Dryden was no rigid judge of his own pages; he seldom struggled after
supreme excellence, but snatched in haste what was within his reach; and
when he could content others, was himself contented. He did not keep
present to his mind an idea of pure perfection; nor compare his works,
such as they were, with what they might be made. He knew to whom he
should be opposed. He had more musick than Waller, more vigour than
Donham, and more nature than Cowley; and from his contemporaries he was
in no danger. Standing, therefore, in the highest place, he had no care
to rise by contending with himself; but while there was no name above his
own, was willing to enjoy fame on the easiest terms.

He was no lover of labour. What he thought sufficient, he did not stop
to make better; and allowed himself to leave many parts unfinished, in
confidence that the good lines would overbalance the bad. What he had
once written, he dismissed from his thoughts; and, I believe, there is no
example to be found of any correction or improvement made by him after
publication. The hastiness of his productions might be the effect of
necessity; but his subsequent neglect could hardly have any other cause
than impatience of study.

What can be said of his versification, will be little more than a
dilatation of the praise given it by Pope:

Waller was smooth; but Dryden taught to join
The varying verse, the full resounding line,
The long majestick march, and energy divine.

Some improvements had been already made in English numbers; but the full
force of our language was not yet felt; the verse that was smooth was
commonly feeble. If Cowley had sometimes a finished line, he had it by
chance. Dryden knew how to choose the flowing and the sonorous words; to
vary the pauses, and adjust the accents; to diversify the cadence, and
yet preserve the smoothness of his metre.

Of triplets and alexandrines, though he did not introduce the use, he
established it. The triplet has long subsisted among us. Dryden seems not
to have traced it higher than to Chapman's Homer; but it is to be found
in Phaer's Virgil, written in the reign of Mary; and in Hall's Satires,
published five years before the death of Elizabeth.

The alexandrine was, I believe, first used by Spenser, for the sake
of closing his stanza with a fuller sound. We had a longer measure of
fourteen syllables, into which the Aeneid was translated by Phaer, and
other works of the ancients by other writers; of which Chapman's Iliad
was, I believe, the last.

The two first lines of Phaer's third Aeneid will exemplify this measure:

When Asia's state was overthrown, and Priam's kingdom stout,
All guiltless, by the power of gods above was rooted out.

As these lines had their break, or caesura, always at the eighth syllable,
it was thought, in time, commodious to divide them: and quatrains of
lines, alternately, consisting of eight and six syllables, make the most
soft and pleasing of our lyrick measures; as,

Relentless time, destroying pow'r,
Which stone and brass obey,
Who giv'st to ev'ry flying hour
To work some new decay.

In the alexandrine, when its power was once felt, some poems, as
Drayton's Polyolbion, were wholly written; and sometimes the measures of
twelve and fourteen syllables were interchanged with one another. Cowley
was the first that inserted the alexandrine at pleasure among the heroick
lines of ten syllables, and from him Dryden professes to have adopted

The triplet and alexandrine are not universally approved. Swift always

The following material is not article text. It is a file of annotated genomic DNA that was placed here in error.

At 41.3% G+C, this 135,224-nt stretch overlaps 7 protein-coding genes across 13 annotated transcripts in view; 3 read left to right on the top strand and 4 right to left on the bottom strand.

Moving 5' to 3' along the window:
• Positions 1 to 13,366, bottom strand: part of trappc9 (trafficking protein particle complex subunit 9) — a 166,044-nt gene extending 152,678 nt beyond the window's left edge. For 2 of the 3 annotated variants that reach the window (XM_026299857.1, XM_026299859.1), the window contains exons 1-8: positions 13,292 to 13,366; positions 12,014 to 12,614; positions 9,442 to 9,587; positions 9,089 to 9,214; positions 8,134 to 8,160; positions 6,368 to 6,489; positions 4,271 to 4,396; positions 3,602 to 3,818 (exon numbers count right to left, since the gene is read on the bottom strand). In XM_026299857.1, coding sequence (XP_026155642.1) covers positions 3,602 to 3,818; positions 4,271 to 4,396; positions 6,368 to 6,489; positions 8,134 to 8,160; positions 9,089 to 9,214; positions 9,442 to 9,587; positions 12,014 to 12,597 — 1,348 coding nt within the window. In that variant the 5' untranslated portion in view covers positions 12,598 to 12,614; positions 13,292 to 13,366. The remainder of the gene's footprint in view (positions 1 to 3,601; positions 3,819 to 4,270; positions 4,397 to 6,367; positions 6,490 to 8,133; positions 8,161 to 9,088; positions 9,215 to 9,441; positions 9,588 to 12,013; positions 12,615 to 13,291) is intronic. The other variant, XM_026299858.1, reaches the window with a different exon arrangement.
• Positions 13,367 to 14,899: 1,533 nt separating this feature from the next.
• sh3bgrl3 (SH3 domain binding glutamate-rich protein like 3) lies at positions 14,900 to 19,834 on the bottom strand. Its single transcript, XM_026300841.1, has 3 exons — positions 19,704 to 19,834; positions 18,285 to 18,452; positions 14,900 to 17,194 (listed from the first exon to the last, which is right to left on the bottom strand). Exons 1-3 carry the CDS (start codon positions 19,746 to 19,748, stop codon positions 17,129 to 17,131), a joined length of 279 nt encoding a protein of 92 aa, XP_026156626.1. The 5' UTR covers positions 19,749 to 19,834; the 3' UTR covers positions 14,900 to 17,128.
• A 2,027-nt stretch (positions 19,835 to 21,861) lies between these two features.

censured them, and wrote some lines to ridicule them. In examining
their propriety, it is to be considered that the essence of verse is
regularity, and its ornament is variety. To write verse, is to dispose
syllables and sounds harmonically by some known and settled rule; a rule,
however, lax enough to substitute similitude for identity, to admit
change without breach of order, and to relieve the ear without
disappointing it. Thus a Latin hexameter is formed from dactyls and
spondees, differently combined; the English heroick admits of acute or
grave syllables, variously disposed. The Latin never deviates into seven
feet, or exceeds the number of seventeen syllables; but the English
alexandrine breaks the lawful bounds, and surprises the reader with two
syllables more than he expected.

The effect of the triplet is the same: the ear has been accustomed to
expect a new rhyme in every couplet; but is on a sudden surprised with
three rhymes together, to which the reader could not accommodate his
voice, did he not obtain notice of the change from the braces of the
margins. Surely there is something unskilful in the necessity of such
mechanical direction.

Considering the metrical art simply as a science, and, consequently,
excluding all casualty, we must allow that triplets and alexandrines,
inserted by caprice, are interruptions of that constancy to which science
aspires. And though the variety which they produce may very justly be
desired, yet, to make our poetry exact, there ought to be some stated
mode of admitting them.

But till some such regulation can be formed, I wish them still to be
retained in their present state. They are sometimes grateful to the
reader, and sometimes convenient to the poet. Fenton was of opinion, that
Dryden was too liberal, and Pope too sparing, in their use.

The rhymes of Dryden are commonly just, and he valued himself for his
readiness in finding them; but he is sometimes open to objection.

It is the common practice of our poets to end the second line with a weak
or grave syllable:

Together o'er the Alps methinks we fly,
Fill'd with ideas of fair Italy.

Dryden sometimes puts the weak rhyme in the first:

Laugh all the powers that favour _tyranny_,
And all the standing army of the sky.

Sometimes he concludes a period or paragraph with the first line of a